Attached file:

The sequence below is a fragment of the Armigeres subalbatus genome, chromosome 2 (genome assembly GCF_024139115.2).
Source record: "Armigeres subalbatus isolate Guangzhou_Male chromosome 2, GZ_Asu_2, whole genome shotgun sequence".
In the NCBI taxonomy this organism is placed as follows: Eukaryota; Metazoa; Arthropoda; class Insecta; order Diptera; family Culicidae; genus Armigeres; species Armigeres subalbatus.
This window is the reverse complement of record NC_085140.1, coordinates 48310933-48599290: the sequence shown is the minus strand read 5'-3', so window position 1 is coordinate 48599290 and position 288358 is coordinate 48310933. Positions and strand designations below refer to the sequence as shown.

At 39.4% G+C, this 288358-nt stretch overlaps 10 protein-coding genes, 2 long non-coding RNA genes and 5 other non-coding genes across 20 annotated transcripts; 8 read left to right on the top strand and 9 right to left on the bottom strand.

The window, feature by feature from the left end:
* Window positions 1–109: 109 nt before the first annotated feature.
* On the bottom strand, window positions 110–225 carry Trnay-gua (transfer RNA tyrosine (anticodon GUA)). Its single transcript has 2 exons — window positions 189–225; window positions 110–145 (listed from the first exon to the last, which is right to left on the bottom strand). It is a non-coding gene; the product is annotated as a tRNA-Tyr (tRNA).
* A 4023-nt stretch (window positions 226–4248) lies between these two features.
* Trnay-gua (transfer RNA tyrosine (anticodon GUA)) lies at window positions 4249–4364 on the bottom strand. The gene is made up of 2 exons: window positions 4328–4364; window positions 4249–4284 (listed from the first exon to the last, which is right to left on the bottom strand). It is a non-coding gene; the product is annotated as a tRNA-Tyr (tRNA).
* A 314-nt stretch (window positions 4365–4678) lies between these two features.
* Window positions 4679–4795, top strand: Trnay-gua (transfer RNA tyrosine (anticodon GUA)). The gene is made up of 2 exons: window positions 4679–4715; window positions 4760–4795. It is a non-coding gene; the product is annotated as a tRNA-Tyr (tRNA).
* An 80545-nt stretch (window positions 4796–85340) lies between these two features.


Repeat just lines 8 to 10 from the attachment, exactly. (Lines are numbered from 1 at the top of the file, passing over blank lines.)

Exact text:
* On the bottom strand, window positions 110–225 carry Trnay-gua (transfer RNA tyrosine (anticodon GUA)). Its single transcript has 2 exons — window positions 189–225; window positions 110–145 (listed from the first exon to the last, which is right to left on the bottom strand). It is a non-coding gene; the product is annotated as a tRNA-Tyr (tRNA).
* A 4023-nt stretch (window positions 226–4248) lies between these two features.
* Trnay-gua (transfer RNA tyrosine (anticodon GUA)) lies at window positions 4249–4364 on the bottom strand. The gene is made up of 2 exons: window positions 4328–4364; window positions 4249–4284 (listed from the first exon to the last, which is right to left on the bottom strand). It is a non-coding gene; the product is annotated as a tRNA-Tyr (tRNA).